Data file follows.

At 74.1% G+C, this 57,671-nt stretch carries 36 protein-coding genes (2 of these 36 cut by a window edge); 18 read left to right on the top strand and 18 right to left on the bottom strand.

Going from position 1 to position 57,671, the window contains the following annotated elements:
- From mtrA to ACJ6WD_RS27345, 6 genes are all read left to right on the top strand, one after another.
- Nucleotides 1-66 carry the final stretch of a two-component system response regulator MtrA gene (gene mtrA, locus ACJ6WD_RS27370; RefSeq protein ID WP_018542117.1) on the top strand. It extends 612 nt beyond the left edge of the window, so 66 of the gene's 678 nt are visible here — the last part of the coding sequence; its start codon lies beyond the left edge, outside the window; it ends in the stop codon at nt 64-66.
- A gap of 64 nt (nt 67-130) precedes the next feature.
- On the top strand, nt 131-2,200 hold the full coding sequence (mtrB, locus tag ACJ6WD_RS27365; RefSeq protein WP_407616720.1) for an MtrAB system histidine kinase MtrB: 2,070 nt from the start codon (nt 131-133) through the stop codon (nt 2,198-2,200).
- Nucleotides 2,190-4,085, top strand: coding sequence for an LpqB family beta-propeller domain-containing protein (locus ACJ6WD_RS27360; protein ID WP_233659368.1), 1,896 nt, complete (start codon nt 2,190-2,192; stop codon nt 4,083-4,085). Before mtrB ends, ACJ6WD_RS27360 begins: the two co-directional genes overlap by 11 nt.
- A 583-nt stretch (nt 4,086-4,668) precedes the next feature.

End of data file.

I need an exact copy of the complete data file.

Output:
At 74.1% G+C, this 57,671-nt stretch carries 36 protein-coding genes (2 of these 36 cut by a window edge); 18 read left to right on the top strand and 18 right to left on the bottom strand.

Going from position 1 to position 57,671, the window contains the following annotated elements:
- From mtrA to ACJ6WD_RS27345, 6 genes are all read left to right on the top strand, one after another.
- Nucleotides 1-66 carry the final stretch of a two-component system response regulator MtrA gene (gene mtrA, locus ACJ6WD_RS27370; RefSeq protein ID WP_018542117.1) on the top strand. It extends 612 nt beyond the left edge of the window, so 66 of the gene's 678 nt are visible here — the last part of the coding sequence; its start codon lies beyond the left edge, outside the window; it ends in the stop codon at nt 64-66.
- A gap of 64 nt (nt 67-130) precedes the next feature.
- On the top strand, nt 131-2,200 hold the full coding sequence (mtrB, locus tag ACJ6WD_RS27365; RefSeq protein WP_407616720.1) for an MtrAB system histidine kinase MtrB: 2,070 nt from the start codon (nt 131-133) through the stop codon (nt 2,198-2,200).
- Nucleotides 2,190-4,085, top strand: coding sequence for an LpqB family beta-propeller domain-containing protein (locus ACJ6WD_RS27360; protein ID WP_233659368.1), 1,896 nt, complete (start codon nt 2,190-2,192; stop codon nt 4,083-4,085). Before mtrB ends, ACJ6WD_RS27360 begins: the two co-directional genes overlap by 11 nt.
- A 583-nt stretch (nt 4,086-4,668) precedes the next feature.